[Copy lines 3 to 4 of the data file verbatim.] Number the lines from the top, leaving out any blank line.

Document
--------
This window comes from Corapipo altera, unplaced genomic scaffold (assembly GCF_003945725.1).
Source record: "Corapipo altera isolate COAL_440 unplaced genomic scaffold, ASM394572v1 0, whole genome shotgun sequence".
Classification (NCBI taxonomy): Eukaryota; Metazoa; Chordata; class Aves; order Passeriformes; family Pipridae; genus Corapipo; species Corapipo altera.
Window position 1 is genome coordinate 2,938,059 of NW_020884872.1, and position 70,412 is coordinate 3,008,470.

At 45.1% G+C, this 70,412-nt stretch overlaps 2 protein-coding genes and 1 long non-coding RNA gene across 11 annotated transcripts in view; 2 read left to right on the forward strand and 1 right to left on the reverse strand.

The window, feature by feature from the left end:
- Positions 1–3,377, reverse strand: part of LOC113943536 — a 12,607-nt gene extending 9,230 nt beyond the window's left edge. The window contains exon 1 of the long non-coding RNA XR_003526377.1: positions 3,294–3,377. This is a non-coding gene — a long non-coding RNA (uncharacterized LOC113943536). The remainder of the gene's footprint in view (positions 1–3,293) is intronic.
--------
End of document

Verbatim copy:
Classification (NCBI taxonomy): Eukaryota; Metazoa; Chordata; class Aves; order Passeriformes; family Pipridae; genus Corapipo; species Corapipo altera.
Window position 1 is genome coordinate 2,938,059 of NW_020884872.1, and position 70,412 is coordinate 3,008,470.